Inasmuch as history books are full of examples of rapid and sharp recoveries following steep declines in the economy and in financial markets, many observers currently are predicting a repetition of a similar upturn.
All but forgotten, however, are the stiff headwinds confronting our economy this time. Circumstances are altogether different nowadays, which makes a recurrence very unrealistic.
Unlike the more recent business contractions, the housing sector has suffered a severe shock, with prices tumbling at a rate similar to their collapse in the 1930s. That alone constitutes a serious threat to any prompt recovery.
As a background, it should be noted house prices rose precipitously in recent decades, sometimes as much as 300 per cent. The price structure in Canada did not experience that escalation, but nevertheless, house prices soared here as well.
This house price inflation was based in part on buyers taking out mortgages way beyond their means. It will take years for any adjustment here to be completed.
Furthermore, aggravating the problem is the change in the population structure; aging baby boomers gradually are moving out of their houses as children leave, so there will be an additional glut of houses coming on the market.
The shock of collapsing house prices and a drastic decline in equity markets is reminiscent of events 70 years ago. It is difficult to imagine that anything is going to stabilize until we put a floor under house prices, which continue to decline.
Credit conditions are more worrisome than they have been in decades, but money is flowing again, and is more available than has been the case a year ago.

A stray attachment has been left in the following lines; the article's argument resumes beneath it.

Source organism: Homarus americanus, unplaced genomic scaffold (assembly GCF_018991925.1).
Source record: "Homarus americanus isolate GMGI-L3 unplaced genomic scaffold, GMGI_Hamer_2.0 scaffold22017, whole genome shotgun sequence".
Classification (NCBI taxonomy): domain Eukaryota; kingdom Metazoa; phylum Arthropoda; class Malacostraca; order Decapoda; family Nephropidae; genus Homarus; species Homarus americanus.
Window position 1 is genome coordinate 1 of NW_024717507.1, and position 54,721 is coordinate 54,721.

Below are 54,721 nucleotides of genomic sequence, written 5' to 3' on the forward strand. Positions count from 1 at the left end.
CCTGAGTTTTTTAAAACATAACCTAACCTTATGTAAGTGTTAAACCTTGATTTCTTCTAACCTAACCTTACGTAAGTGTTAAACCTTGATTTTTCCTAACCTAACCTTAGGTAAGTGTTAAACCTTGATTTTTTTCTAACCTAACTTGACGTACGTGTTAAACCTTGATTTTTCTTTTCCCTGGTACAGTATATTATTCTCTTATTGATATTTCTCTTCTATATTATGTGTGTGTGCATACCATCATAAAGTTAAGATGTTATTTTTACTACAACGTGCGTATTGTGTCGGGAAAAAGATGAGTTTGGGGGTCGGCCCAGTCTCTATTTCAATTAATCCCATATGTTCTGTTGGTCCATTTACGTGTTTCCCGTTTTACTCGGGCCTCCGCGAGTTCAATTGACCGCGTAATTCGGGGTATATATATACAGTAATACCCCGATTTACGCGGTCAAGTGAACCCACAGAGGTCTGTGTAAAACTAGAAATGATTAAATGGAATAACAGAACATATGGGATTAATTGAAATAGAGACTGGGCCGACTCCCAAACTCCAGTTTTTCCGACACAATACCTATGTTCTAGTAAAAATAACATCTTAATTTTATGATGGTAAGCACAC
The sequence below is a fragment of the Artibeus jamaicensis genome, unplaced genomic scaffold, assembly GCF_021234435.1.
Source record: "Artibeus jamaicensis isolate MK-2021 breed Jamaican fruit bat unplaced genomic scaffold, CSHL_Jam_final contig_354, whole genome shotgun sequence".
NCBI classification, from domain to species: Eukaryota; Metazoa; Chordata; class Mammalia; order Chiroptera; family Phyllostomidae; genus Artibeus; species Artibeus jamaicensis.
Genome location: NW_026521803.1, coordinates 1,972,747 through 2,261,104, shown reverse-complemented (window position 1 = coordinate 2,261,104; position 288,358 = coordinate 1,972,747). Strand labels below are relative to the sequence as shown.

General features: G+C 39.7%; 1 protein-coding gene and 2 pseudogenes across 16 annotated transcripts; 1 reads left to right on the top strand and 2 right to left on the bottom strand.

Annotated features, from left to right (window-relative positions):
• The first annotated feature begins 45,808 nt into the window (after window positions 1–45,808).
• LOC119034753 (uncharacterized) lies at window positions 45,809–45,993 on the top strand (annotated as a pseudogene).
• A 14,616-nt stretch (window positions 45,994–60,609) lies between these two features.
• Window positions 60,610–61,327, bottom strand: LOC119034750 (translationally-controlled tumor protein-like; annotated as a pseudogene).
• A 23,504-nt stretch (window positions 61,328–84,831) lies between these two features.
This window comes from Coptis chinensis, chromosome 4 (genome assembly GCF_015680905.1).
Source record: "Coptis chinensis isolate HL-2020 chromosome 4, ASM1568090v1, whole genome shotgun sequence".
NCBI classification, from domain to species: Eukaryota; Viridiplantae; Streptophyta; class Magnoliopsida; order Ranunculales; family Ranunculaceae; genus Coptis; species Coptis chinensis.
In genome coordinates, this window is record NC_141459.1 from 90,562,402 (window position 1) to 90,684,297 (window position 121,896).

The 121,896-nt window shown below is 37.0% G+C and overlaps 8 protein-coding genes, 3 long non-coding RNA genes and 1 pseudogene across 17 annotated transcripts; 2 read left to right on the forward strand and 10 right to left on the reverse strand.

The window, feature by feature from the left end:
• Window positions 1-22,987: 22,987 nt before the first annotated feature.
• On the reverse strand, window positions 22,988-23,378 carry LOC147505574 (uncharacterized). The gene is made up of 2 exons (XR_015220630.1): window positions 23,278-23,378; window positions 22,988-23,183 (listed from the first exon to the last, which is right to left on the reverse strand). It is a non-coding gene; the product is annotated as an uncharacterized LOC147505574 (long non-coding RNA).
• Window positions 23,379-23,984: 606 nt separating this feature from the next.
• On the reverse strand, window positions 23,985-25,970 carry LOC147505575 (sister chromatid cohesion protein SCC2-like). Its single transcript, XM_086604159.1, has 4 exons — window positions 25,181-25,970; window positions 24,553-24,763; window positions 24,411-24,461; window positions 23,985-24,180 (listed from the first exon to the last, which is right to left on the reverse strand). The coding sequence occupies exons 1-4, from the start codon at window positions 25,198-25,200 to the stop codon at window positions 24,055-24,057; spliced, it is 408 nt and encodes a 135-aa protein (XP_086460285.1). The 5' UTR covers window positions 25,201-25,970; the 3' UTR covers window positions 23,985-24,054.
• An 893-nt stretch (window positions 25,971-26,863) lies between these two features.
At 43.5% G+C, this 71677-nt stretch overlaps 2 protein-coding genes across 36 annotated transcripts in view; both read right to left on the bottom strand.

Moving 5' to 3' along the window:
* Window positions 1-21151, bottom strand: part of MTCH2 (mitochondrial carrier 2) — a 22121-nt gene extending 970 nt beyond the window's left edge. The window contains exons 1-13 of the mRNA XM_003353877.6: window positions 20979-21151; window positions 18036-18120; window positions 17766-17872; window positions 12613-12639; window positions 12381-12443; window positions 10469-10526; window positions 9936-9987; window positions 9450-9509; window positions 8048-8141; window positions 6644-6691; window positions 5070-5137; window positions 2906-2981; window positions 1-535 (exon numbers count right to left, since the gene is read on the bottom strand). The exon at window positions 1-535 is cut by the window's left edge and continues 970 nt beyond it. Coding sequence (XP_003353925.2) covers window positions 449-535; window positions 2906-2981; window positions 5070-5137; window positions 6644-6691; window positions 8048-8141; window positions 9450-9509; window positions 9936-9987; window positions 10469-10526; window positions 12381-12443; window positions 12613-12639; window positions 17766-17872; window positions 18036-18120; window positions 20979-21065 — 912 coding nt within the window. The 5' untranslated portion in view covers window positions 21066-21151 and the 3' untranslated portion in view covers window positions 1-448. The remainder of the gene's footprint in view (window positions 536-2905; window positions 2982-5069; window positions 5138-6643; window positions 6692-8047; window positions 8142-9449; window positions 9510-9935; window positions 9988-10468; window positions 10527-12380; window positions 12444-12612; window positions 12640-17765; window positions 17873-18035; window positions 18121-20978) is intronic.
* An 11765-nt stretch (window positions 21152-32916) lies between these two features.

Potential borrowers still are burdened by overhanging debt. Banks are loaded with so-called toxic mortgages and all kinds of questionable financial instruments, such as derivatives and credit swaps.
That makes banks’ ability to lend improbable, despite the much more conservative institutions in Canada. These factors will be a continuing drag on consumer spending.
The decline in the manufacturing industry, accentuated by the abysmal conditions facing the automobile companies, will entail job losses that will continue well into next year, even after business starts to recover.
Inventories have been run down, so there will be some inventory restocking over coming months, and government spending on infrastructure too will help, but insufficiently to do more than stem the tide.
The triple blows of collapsing property values, equity wealth destruction and ongoing unemployment totals are huge hurdles for our economy to surmount. Also, asset-dependent households remain income short, overly indebted and savings deficient.
This makes a mockery of the conventional wisdom forecasts of a prompt recovery. Crowd psychology ignores true reality, apparently oblivious to the major obstacles facing us.